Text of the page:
A University of Central Florida scientist is playing a critical role in shaping a $317 million U.S. Department of Defense program that could expand the function of clothing to include monitoring our health, sensing the environment, and harvesting energy.
The new smart clothing initiative is expected to be announced today by Defense Secretary Ash Carter at a news conference at the Massachusetts Institute of Technology.
Ayman Abouraddy, an associate professor at CREOL, The College of Optics & Photonics, has made the leap from working with optical fibers that carry data across countries and oceans to committing – with his former colleagues at MIT – to design the next-generation of what can most basically be described as new ‘threads.’
Think shirts that can monitor blood pressure, jackets that can store and convert thermal energy, window shades and tents that harvest solar energy, dresses that change color at the push of a button, and self-drying shoes. New threads woven into textiles could conceivably conduct electricity, sense the temperature and body functions, communicate with the internet, and detect threats and report injuries to soldiers on the battlefield. The initiative stresses both military and commercial applications.
Most of us already carry many gadgets that perform some of these tasks. The new Revolutionary Fibers and Textiles Manufacturing Innovation Institute (RFT-MII) aims at embodying these functionalities seamlessly into the very fabrics we wear – in the individual threads – which will lead to a new wearable ‘Internet of Things.’
And much of the research will be conducted in Osceola County at the International Consortium for Advanced Manufacturing Research, a facility made possible through investment by UCF and a broad base of community partners.
“This institute is going to push research – here and at MIT – as we incorporate advanced technologies such as electronics and optoelectronics all packaged into a fiber, and transition these fibers into the apparel and non-apparel textile industries,” Abouraddy said. UCF’s participation in the program validates the investments in the Osceola County facility, and recognizes the strength of the university’s burgeoning CREOL, The College of Optics & Photonics.
This Institute is the eighth among the National Network for Manufacturing Innovation initiative, funded through the Departments of Defense (DoD) and Energy (DoE), in an effort initiated by President Barack Obama to transform manufacturing in the U.S.
“It is an honor to be working in partnership with MIT on a major project of importance to the DOD and the economy of our region and nation,” said MJ Soileau, vice president for Research & Commercialization at UCF.
“Dr. Abouraddy is a world leader in this next-generation field and his experience, combined with the research team at CREOL and development of the International Consortium for Advanced Manufacturing Research in Osceola County, position Florida as a competitor in these high-stakes initiatives,” Soileau said.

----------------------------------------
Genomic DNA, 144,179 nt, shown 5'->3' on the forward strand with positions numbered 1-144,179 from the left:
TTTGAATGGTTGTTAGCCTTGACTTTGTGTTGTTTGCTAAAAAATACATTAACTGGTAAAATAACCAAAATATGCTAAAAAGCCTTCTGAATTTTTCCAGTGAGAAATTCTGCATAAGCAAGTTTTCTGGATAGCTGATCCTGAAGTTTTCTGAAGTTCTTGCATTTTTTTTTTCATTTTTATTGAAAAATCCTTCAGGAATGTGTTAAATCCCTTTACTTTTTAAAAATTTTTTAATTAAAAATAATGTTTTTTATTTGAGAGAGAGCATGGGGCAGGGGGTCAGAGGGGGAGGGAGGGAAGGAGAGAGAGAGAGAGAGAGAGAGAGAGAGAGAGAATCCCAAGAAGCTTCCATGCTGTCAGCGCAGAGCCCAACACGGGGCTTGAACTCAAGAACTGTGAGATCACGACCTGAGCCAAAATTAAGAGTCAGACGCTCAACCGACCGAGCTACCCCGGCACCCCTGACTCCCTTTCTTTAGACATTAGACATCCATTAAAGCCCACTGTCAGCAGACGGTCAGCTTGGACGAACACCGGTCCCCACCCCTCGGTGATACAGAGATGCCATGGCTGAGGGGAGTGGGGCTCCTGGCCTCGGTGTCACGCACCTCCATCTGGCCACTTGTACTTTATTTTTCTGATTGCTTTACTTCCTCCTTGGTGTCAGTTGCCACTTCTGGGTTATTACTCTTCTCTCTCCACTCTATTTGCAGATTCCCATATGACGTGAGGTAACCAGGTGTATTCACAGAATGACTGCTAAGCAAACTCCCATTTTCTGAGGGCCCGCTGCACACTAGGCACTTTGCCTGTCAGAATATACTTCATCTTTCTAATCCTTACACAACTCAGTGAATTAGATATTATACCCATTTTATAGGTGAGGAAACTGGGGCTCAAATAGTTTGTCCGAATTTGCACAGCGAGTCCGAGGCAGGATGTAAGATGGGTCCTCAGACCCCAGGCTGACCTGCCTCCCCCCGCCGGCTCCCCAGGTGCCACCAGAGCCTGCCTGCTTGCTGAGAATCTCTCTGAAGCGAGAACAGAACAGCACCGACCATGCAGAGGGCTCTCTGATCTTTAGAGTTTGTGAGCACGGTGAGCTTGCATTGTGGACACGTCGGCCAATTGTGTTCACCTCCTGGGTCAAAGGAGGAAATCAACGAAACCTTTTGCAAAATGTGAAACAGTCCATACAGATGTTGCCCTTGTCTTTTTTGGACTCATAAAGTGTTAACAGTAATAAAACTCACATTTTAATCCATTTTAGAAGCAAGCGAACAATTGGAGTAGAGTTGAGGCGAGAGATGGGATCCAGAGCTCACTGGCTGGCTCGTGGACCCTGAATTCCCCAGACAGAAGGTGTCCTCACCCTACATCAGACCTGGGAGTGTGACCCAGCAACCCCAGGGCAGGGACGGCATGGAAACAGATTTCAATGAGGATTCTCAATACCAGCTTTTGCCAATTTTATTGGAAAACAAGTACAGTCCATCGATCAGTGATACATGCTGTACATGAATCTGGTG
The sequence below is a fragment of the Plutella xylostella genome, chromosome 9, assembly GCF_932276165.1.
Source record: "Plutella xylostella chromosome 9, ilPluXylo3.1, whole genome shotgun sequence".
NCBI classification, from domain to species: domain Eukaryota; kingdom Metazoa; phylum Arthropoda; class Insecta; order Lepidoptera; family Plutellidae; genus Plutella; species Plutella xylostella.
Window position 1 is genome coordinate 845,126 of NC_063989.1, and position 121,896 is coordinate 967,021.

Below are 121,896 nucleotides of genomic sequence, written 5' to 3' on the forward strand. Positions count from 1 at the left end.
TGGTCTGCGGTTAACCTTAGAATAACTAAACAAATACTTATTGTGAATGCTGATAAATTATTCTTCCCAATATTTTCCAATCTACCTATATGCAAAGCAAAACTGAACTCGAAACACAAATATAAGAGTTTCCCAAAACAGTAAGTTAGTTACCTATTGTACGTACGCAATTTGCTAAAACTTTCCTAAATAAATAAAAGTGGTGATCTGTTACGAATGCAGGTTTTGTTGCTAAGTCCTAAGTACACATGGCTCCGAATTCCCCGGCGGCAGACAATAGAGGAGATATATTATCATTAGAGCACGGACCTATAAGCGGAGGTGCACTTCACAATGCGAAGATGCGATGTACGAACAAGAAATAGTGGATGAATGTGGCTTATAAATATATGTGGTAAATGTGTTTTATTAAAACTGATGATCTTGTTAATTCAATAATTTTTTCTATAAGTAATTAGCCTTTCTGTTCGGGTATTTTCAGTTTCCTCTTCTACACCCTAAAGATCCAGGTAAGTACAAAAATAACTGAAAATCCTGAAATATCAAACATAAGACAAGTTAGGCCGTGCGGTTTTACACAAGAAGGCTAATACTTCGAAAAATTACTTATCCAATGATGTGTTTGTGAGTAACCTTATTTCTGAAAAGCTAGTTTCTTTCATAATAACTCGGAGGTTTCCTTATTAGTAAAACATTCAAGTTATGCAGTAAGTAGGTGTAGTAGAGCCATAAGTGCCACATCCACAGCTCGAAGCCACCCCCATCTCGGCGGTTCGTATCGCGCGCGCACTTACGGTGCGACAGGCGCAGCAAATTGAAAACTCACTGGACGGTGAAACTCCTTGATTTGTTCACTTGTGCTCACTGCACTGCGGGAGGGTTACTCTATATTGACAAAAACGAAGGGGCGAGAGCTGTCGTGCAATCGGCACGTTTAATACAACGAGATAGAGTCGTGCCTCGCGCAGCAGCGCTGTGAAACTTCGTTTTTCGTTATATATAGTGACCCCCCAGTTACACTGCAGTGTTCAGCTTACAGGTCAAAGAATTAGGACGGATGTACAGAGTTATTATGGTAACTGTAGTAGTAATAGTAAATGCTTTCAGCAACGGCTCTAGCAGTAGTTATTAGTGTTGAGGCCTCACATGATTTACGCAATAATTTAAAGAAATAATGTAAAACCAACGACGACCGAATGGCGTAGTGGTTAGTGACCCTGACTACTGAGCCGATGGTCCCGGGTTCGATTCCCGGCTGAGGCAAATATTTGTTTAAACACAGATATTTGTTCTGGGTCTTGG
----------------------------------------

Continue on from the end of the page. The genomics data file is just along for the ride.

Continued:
The revolutionary threads Abouraddy and the team at the Advanced Functional Fabrics of America (AFFOA) will make stand to disrupt one of the world’s oldest industries and keep nearly 50,000 jobs in the U.S. over the next ten years.
The seemingly magic technology is made possible by the decades of cumulative experience the research team has in understanding the inner workings of optical fibers and designing ever more efficient ways to transmit massive amounts of data.
The process of creating a fiber capable of functioning as a fully integrated and networked system will essentially meld together a diversity of materials not usually associated with optical fibers, such as metals and semiconductor materials, along with the more traditional glasses and plastics. These ‘multimaterial’ fibers can realize the functions provided in electronic devices in a low-cost package slightly thicker than a strand of hair.
UCF has committed $29 million to the project over five years, including the hiring of five faculty to support the AFFOA and the use of facilities and equipment. The $317 million total award includes $75 million in federal funding. While the initiative will be headquartered in Cambridge, Mass., near MIT, much of the sensor-based research will take place at ICAMR in Osceola County.
“This is one of many firsts we anticipate celebrating as our state-of-the-art facility rises from the ground and acquires the tools that enable advanced manufacturing to occur,” said Chester Kennedy, ICAMR CEO.
In addition to MIT and UCF, the AFFOA includes 16 industry members, 29 universities and 26 startup incubators. UCF is the only university in Florida to participate.
The center will create jobs by enabling rapid development of prototypes for technical fibers and materials and utilize a system of business incubators, including the UCF Business Incubation Program, to help new companies start and develop new products.
Partnerships with universities and colleges, including UCF and Valencia College, will assist in developing a workforce for positions in this new era of seamlessly integrated electronics and textiles.